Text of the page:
Recurrent oral ulcerations (two or more in six months)Aphthous ulceration, typically with a halo of inflammation and yellow-grey pseudomembraneClinical diagnosis
Unexplained parotid enlargementAsymptomatic bilateral swelling that may spontaneously resolve and recur, in absence of other known cause; usually painlessClinical diagnosis
Herpes zosterPainful rash with fluid-filled blisters, dermatomal distribution, may be haemorrhagic on erythematous background, and may become large and confluent. Does not cross the midline.Clinical diagnosis
Recurrent upper respiratory tract infection (URTI)Current event with at least one episode in past six months. Symptom complex: fever with unilateral face pain and nasal discharge (sinusitis) or painful swollen eardrum (otitis media), sore throat with productive cough (bronchitis), sore throat (pharyngitis) and barking croup-like cough (laryngotracheal bronchitis [LTB]), persistent or recurrent ear dischargeClinical diagnosis
Stage 3
Unexplained moderate malnutritionWeight loss: low weight-for-age, up to -2 standard deviations (SDs), not explained by poor or inadequate feeding and/or other infections, and not adequately responding to standard managementDocumented loss of body weight of -2 SD, failure to gain weight on standard management and no other cause identified during investigation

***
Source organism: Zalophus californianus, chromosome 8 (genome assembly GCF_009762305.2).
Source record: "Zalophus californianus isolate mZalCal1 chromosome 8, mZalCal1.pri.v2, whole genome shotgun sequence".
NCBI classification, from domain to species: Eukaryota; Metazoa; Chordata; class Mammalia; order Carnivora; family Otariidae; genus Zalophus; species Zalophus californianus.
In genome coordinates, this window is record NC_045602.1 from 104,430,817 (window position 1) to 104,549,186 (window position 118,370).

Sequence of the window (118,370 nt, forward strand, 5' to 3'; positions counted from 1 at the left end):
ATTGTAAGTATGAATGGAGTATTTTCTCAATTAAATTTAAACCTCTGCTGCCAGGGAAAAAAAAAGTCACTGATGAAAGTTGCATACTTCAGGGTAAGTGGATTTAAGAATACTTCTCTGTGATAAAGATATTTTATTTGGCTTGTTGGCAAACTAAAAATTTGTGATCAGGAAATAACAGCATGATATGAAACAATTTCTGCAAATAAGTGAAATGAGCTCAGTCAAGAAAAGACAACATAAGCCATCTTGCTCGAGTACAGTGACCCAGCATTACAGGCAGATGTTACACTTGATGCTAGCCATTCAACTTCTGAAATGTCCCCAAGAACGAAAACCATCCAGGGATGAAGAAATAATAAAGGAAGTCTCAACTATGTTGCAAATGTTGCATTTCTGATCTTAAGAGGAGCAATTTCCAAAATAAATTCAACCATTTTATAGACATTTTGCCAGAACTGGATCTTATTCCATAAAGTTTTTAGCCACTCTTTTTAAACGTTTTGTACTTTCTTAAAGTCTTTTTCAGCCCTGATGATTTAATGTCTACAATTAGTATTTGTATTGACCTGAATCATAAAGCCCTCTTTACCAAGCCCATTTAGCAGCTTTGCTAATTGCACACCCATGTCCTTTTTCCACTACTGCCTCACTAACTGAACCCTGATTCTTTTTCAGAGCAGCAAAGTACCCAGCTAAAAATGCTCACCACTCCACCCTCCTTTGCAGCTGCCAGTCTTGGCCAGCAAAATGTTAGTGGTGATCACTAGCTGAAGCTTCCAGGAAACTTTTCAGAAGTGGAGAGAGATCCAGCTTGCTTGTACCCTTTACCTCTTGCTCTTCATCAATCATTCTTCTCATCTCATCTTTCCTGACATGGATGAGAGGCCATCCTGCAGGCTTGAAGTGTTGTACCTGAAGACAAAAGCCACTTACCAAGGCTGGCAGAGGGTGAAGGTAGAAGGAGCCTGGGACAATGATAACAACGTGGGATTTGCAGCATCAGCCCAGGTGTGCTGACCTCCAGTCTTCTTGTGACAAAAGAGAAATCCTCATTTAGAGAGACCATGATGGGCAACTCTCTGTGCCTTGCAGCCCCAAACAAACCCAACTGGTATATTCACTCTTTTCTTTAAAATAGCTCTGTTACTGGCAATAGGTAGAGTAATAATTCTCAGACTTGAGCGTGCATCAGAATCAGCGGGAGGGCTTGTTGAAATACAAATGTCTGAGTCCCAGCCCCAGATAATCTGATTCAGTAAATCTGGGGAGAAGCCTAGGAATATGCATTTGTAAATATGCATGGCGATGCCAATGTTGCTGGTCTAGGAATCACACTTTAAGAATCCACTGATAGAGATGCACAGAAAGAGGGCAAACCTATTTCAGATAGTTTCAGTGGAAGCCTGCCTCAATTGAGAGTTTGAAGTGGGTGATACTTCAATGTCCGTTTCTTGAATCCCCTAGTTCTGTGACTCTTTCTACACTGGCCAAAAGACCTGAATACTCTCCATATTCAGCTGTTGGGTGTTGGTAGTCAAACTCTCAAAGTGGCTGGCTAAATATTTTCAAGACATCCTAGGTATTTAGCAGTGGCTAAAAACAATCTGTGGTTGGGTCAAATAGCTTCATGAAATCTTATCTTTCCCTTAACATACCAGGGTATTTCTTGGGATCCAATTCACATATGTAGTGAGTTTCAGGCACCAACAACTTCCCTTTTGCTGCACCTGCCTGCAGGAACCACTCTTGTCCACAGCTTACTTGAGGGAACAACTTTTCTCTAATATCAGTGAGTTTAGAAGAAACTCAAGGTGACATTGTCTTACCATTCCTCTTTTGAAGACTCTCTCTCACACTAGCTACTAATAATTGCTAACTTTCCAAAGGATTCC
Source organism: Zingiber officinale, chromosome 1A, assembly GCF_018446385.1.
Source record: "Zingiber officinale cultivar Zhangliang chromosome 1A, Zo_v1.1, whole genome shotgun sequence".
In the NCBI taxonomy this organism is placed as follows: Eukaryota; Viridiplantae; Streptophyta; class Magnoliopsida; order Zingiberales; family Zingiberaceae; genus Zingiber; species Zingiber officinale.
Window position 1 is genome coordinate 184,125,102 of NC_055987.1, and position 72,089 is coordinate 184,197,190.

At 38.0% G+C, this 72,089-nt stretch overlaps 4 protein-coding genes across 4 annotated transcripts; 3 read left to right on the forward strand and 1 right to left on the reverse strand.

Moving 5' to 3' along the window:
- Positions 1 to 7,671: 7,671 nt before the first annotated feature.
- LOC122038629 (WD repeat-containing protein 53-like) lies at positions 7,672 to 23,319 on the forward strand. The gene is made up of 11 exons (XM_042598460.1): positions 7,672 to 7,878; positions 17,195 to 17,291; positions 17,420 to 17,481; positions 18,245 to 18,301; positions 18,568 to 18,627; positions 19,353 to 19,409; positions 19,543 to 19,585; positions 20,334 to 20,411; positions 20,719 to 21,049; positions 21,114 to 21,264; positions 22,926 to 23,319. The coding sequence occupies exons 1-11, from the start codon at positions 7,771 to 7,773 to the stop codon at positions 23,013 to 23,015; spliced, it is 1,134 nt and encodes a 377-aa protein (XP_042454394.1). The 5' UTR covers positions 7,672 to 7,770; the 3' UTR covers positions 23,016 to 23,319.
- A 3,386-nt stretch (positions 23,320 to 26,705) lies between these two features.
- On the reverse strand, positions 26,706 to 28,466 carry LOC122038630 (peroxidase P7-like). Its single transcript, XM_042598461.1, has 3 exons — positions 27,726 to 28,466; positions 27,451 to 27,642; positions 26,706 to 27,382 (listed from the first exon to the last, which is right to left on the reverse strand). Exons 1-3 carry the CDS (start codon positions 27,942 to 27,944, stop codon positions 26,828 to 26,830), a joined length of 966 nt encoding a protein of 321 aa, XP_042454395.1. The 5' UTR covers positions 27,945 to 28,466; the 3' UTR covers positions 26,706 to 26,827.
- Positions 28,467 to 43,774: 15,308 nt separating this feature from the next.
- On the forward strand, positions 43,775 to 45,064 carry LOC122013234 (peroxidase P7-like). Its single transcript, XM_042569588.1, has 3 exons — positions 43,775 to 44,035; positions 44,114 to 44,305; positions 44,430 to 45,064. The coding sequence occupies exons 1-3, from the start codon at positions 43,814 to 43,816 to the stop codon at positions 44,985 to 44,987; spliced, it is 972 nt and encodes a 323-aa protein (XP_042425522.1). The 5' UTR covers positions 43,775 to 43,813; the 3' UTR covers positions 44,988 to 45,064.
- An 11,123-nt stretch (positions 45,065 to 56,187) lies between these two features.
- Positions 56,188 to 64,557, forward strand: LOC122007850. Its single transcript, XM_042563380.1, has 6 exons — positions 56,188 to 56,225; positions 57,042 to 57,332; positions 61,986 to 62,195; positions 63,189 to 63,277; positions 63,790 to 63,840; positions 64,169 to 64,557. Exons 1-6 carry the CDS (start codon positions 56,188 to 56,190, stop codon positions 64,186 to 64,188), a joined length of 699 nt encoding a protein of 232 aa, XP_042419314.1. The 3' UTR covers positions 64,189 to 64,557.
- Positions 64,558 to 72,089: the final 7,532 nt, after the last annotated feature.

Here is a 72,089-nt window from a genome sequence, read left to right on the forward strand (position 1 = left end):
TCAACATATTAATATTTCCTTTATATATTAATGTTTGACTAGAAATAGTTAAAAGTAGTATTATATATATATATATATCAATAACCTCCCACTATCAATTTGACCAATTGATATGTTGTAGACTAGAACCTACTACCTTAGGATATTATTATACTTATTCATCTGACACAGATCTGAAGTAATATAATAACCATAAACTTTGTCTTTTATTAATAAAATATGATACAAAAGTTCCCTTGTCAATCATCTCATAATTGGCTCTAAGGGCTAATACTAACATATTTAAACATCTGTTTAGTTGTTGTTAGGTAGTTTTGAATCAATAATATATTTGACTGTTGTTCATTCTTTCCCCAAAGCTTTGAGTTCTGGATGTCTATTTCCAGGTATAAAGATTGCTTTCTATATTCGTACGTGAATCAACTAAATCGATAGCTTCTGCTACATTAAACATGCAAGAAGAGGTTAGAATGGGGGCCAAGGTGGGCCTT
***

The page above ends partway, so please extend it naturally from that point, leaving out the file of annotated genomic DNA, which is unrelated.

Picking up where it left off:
Unexplained persistent diarrhoeaUnexplained persistent (14 days or more) diarrhoea (loose or watery stool, three or more times daily) not responding to standard treatmentStools observed and documented as unformed. Culture and microscopy reveal no pathogens.
Unexplained persistent fever (intermittent or constant for longer than one month)Reports of fever or night sweats for longer than one month, either intermittent or constant, with reported lack of response to antibiotics or antimalarials. No other obvious foci of disease reported or found on examination. Malaria must be excluded in malarious areas.Documented fever of >37.5 °C with negative blood culture, negative malaria slide and normal or unchanged CXR, and no other obvious foci of disease